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" What's Hecuba to him, or he to Hecuba, That he should weep for her? What would he do, Had he the motive and the cue for passion That I have? He would drown the stage with tears And cleave the general ear with horrid speech, Make mad the guilty and appal... "
The Plays of Shakspeare - Page 543
by William Shakespeare - 1819
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The Plays of William Shakespeare: Accurately Printed from the ..., Volume 10

William Shakespeare - 1803
...not monstrous, that this player here, But in a fiction, in a dream of passion, Could force his soul to his own conceit, That from her working, all his...ear with horrid speech ; Make mad the guilty, and appal the free, Confound the ignorant ; and amaze, indeed, The very faculties of eyes and ears. Yet...
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The Plays of William Shakespeare, Volume 8

William Shakespeare - 1804
...you till night: you are welcome to Elsinore. Ros. Good my lord! [Exeunt Rosencrantz and Guildenstern. Ham. Ay, so, God be wi' you : — Now I am alone....ear with horrid speech ; Make mad the guilty, and appal the free, Confound the ignorant; and amaze, indeed, The very faculties of eyes and ears. Yet...
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The Plays of William Shakespeare: Accurately Printed from the Text ..., Volume 9

William Shakespeare - 1805
...not monstrous, that this player here, But in a fiction, in a dream of passion, Could force his soul to his own conceit, That from her working, all his...ear with horrid speech ; Make mad the guilty, and appal the free, Confound the ignorant ; and amaze, indeed, The very faculties of eyes and ears. Yet...
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The Plays of William Shakespeare : Accurately Printed from the ..., Volume 10

William Shakespeare - 1805
...it not monstrous, that this player here, But ma fiction, in a dream of passion, Could force his soul to his own conceit, That from her working, all his...What would he do, Had he the motive and the cue for passion,8 That I have ? He would drown the stage with tears, And cleave the general ear with horrid...
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The Plays of William Shakespeare: With Notes of Various Commentators, Issue 14

William Shakespeare - 1806
...till night : you are welcome to Elsinore. Ros. Good my lord ! [Exeunt Rosencrantz and Guildenstern. Ham. Ay, so, God be wi' you : — Now I am alone....general ear with horrid speech; Make mad the guilty, and appal the free, Confound the ignorant ; and amaze, indeed, The very faculties of eyes and ears Yet...
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The Mirror of Taste, and Dramatic Censor, Volume 4

1811
...of passion, Could force his soul to his own conceit, That, from her working, all his visage warm'd; Tears in his eyes, distraction in's aspect, A broken...ear with horrid speech; • Make mad the guilty, and appal the free, Confound the ignoram; and amaze, indeed, The very faculty of eyes and ears. Yet I,...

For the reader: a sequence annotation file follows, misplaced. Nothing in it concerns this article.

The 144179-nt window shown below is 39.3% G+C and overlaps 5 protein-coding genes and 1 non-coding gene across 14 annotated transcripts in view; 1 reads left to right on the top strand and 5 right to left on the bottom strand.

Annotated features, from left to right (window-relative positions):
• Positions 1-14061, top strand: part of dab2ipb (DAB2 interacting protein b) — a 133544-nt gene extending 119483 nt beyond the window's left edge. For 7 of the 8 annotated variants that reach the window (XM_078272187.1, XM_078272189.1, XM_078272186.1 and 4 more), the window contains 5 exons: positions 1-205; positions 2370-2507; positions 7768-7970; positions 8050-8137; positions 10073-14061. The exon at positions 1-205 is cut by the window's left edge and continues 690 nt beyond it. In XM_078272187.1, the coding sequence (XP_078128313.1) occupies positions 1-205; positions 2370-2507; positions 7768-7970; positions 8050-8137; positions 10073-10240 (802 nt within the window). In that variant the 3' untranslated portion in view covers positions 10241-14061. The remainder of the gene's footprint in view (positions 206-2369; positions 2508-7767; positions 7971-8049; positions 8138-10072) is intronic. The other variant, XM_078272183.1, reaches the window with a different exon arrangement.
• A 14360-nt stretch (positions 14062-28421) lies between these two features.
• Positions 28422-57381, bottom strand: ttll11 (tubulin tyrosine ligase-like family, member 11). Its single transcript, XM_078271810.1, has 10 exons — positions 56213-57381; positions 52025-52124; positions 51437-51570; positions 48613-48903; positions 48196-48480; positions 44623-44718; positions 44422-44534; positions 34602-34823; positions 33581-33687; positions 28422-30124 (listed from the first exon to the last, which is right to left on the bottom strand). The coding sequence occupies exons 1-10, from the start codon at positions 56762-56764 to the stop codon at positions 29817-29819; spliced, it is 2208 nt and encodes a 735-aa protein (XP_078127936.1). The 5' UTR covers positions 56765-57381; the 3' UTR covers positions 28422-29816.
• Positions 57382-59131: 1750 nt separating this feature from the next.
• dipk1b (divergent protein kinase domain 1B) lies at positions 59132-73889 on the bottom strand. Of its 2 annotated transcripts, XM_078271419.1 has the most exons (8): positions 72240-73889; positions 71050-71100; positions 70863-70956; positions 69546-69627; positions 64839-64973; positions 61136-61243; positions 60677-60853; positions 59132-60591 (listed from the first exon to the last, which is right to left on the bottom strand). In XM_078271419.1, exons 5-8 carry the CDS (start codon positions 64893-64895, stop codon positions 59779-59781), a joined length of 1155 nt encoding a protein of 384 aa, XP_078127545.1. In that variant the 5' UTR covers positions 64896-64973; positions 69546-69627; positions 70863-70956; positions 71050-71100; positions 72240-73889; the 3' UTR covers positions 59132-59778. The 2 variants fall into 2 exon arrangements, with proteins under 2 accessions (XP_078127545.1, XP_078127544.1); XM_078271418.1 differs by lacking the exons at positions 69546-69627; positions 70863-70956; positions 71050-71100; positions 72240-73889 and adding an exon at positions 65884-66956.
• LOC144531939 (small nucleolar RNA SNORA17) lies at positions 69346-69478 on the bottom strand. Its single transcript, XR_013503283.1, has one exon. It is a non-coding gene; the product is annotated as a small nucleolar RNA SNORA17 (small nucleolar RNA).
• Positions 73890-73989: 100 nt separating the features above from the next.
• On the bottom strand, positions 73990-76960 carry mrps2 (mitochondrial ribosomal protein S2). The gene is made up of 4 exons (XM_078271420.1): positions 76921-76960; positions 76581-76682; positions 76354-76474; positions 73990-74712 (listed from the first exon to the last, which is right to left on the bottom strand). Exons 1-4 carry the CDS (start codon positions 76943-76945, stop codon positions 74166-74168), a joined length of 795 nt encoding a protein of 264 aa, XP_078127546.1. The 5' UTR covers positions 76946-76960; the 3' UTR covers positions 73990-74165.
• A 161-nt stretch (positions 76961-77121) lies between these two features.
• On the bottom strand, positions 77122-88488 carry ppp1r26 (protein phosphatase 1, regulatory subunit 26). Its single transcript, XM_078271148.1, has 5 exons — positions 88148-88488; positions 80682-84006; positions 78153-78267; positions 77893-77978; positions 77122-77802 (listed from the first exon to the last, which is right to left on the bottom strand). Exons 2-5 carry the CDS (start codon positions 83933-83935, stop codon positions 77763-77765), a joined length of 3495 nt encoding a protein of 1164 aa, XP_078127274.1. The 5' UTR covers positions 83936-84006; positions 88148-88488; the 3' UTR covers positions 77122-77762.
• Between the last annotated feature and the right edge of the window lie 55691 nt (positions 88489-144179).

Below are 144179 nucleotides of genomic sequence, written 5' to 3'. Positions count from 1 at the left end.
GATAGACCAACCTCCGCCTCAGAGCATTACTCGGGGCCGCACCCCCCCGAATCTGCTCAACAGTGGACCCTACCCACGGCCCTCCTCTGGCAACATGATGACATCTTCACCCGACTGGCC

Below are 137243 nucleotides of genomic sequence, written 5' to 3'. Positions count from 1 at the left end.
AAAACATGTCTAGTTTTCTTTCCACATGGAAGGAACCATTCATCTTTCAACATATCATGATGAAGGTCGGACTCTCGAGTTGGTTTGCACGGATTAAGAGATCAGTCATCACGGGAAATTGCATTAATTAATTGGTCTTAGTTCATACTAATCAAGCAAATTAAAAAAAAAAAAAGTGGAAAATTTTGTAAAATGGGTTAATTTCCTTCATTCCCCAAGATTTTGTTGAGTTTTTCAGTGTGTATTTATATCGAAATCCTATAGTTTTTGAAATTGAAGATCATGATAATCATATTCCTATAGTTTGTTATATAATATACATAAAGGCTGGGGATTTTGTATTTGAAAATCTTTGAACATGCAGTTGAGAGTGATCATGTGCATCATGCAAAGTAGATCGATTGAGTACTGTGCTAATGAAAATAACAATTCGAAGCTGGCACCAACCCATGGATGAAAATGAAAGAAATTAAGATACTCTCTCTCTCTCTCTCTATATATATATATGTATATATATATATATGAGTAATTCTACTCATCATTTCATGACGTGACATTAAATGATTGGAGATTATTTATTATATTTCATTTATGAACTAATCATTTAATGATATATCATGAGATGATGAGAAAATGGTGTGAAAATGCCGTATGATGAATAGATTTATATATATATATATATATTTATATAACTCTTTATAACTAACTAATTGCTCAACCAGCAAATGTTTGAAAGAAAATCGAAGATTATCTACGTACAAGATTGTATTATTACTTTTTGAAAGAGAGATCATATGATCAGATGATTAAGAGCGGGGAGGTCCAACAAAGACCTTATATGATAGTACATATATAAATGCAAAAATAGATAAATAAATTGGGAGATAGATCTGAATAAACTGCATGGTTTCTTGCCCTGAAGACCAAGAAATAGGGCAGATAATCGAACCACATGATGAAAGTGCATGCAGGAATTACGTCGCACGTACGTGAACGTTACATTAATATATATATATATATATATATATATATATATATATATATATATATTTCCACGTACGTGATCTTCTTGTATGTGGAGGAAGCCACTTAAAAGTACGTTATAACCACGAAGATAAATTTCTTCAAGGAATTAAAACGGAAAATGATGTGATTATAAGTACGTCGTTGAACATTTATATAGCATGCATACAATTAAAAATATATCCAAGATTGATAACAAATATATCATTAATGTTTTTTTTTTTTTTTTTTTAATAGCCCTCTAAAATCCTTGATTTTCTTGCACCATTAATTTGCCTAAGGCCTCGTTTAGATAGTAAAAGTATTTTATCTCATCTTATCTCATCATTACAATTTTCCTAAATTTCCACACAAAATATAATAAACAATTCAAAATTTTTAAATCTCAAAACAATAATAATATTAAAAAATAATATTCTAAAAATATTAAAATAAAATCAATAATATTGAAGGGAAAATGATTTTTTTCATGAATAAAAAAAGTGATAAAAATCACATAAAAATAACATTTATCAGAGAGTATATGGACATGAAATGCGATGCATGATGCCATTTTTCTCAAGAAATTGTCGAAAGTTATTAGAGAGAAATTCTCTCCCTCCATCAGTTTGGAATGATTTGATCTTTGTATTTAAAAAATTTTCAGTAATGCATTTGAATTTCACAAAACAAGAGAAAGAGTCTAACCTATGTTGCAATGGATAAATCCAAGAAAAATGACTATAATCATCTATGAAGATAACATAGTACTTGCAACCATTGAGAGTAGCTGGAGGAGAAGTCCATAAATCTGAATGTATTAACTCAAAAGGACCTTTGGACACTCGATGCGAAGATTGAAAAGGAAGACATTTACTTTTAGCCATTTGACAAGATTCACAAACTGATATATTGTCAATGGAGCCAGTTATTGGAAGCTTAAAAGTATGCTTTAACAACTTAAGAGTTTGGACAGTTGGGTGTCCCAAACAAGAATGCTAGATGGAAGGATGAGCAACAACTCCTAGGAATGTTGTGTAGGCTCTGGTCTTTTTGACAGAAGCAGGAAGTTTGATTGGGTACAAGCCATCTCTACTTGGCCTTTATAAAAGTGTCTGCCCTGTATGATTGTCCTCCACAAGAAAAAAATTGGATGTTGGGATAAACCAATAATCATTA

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The Works of William Shakespeare: In Nine Volumes, Volume 8

William Shakespeare - 1812
...I'll leave' you till night : You are •welcome to Elsinore. Ros. Good my lord ! [Exe. Ros. and GUIL. Ham. Ay, so, God be wi' you : — Now I am alone....drown the stage with tears, And cleave the general ear2 with horrid speech Make mad the guilty, and appal the free, Confound the ignorant ; and amaze,...
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The dramatic works of William Shakspeare, Volume 7

William Shakespeare - 1814
...Tears in his eyes, distraction in's aspect, A broken voice, and his whole function suiting With Conns to his conceit? And all for nothing! For Hecuba! What's...general ear with horrid speech; Make mad the guilty, and appal the free, Confound the ignorant; and amaze, indeed, The very faculties of eyes and ears. Yet...
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Elegant extracts in poetry, Volume 2

Elegant extracts - 1816
...his own conceit. That, from her working, all his visage wanu'd ? Tears in his eyes, distraction in 's aspect, A broken voice, and his whole function suiting...he would drown the stage with tears, And cleave the gen'ral ear with horrid speech ; Make mad the guilty and appal the free, Confound the ignorant ; and...
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The Dramatic Works of William Shakespeare: With the Corrections ..., Volume 10

William Shakespeare - 1818
...forms to his conceit ? And all for nothing! For Hecuba! Ros. Good my lord ! [Exe. Ros. and GDIL. What's Hecuba to him, or he to Hecuba, That he should weep...general ear* with horrid speech Make mad the guilty, and appal the free, Confound the ignorant ; and amaze, indeed, The very faculties of eyes and ears. Yet...
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